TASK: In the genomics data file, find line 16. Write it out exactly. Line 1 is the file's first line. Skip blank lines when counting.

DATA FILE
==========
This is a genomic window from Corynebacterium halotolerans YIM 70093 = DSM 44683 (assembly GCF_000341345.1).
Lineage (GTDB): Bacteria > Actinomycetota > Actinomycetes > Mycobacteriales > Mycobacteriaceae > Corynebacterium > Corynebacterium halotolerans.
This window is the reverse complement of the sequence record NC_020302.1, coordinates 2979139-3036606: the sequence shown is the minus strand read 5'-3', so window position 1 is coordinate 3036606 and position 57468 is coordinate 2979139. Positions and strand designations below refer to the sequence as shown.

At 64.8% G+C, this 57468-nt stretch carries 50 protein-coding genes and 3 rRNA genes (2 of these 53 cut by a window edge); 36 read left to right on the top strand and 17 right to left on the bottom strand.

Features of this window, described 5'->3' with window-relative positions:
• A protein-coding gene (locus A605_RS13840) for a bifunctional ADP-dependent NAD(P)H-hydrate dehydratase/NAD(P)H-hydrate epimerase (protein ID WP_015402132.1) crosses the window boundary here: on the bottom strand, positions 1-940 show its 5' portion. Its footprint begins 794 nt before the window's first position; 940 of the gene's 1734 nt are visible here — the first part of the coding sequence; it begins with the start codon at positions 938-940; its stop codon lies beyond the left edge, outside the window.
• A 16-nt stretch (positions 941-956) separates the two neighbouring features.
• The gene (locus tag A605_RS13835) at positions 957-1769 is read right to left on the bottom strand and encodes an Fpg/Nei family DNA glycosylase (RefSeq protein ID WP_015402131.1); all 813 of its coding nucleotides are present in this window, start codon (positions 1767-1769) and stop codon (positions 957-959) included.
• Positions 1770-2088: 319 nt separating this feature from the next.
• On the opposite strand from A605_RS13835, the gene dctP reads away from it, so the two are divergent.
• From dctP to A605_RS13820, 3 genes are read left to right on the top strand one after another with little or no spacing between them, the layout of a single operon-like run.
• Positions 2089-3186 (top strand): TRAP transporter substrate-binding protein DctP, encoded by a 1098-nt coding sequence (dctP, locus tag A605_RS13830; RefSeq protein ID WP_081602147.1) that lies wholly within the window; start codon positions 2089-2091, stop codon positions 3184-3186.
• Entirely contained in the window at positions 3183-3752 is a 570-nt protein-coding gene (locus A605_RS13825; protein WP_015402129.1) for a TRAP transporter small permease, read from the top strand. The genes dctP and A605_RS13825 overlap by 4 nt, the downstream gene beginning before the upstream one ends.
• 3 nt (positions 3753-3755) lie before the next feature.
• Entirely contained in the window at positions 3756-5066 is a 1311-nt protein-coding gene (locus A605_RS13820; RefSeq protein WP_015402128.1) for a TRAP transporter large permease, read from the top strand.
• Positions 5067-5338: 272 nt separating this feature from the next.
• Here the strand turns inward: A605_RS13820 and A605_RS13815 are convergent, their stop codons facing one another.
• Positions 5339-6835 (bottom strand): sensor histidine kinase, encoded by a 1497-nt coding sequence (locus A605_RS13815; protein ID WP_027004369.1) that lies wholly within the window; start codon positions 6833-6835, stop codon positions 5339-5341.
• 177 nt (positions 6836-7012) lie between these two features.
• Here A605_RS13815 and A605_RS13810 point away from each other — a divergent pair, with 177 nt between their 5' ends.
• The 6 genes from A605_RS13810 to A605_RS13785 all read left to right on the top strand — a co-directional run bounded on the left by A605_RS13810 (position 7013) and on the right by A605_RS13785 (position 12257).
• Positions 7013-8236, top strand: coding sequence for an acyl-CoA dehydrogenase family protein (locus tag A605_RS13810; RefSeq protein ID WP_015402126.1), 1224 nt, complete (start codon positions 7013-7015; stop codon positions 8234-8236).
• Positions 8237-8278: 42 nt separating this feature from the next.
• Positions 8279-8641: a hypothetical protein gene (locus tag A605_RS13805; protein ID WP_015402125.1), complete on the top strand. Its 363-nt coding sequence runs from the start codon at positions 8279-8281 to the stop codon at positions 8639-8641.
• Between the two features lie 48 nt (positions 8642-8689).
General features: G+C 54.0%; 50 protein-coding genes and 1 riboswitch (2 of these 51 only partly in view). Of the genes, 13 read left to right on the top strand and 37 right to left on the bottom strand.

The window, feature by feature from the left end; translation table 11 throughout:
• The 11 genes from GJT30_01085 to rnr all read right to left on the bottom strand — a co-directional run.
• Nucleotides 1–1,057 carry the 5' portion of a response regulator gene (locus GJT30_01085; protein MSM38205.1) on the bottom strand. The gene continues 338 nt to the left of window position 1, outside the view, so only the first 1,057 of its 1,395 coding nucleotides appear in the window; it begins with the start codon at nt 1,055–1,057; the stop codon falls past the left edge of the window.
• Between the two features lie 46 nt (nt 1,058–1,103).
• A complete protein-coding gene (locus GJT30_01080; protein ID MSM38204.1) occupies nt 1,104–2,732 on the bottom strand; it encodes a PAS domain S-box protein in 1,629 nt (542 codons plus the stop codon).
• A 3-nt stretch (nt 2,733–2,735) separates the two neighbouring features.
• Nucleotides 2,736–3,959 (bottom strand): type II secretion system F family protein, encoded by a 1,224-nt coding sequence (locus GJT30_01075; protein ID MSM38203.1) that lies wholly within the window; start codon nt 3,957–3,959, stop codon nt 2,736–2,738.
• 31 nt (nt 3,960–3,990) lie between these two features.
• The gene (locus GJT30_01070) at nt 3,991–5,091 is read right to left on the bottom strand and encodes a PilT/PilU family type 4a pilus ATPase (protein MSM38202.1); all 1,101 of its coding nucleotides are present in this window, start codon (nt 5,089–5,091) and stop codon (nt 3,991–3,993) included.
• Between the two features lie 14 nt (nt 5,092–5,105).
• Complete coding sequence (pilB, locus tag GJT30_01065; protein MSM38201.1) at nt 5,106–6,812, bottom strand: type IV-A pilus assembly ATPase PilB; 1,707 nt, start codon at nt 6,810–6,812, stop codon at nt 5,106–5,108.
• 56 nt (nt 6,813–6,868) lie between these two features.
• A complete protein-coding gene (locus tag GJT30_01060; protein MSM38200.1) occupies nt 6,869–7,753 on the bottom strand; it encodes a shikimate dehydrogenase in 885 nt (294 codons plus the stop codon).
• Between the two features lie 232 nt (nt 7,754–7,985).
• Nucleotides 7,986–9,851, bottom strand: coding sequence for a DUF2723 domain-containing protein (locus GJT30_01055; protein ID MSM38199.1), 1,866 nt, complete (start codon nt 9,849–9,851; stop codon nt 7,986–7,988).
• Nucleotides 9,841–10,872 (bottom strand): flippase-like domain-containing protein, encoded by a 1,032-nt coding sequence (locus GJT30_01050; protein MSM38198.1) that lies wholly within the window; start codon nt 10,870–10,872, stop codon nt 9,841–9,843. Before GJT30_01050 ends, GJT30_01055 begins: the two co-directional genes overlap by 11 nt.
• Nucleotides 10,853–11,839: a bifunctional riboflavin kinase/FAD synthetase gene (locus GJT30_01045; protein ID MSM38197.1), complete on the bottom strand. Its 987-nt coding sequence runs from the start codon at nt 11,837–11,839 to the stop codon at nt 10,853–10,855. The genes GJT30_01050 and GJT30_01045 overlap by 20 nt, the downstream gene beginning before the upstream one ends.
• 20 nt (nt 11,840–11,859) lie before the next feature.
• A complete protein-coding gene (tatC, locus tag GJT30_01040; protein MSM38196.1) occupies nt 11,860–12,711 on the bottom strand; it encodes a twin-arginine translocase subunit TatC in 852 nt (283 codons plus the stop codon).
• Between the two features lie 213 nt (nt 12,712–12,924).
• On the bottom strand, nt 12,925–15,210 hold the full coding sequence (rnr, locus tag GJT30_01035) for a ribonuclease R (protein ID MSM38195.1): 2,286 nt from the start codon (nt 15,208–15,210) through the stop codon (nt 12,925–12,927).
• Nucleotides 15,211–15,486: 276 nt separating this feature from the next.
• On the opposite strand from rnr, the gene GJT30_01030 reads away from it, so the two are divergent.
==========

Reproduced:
• Positions 5067-5338: 272 nt separating this feature from the next.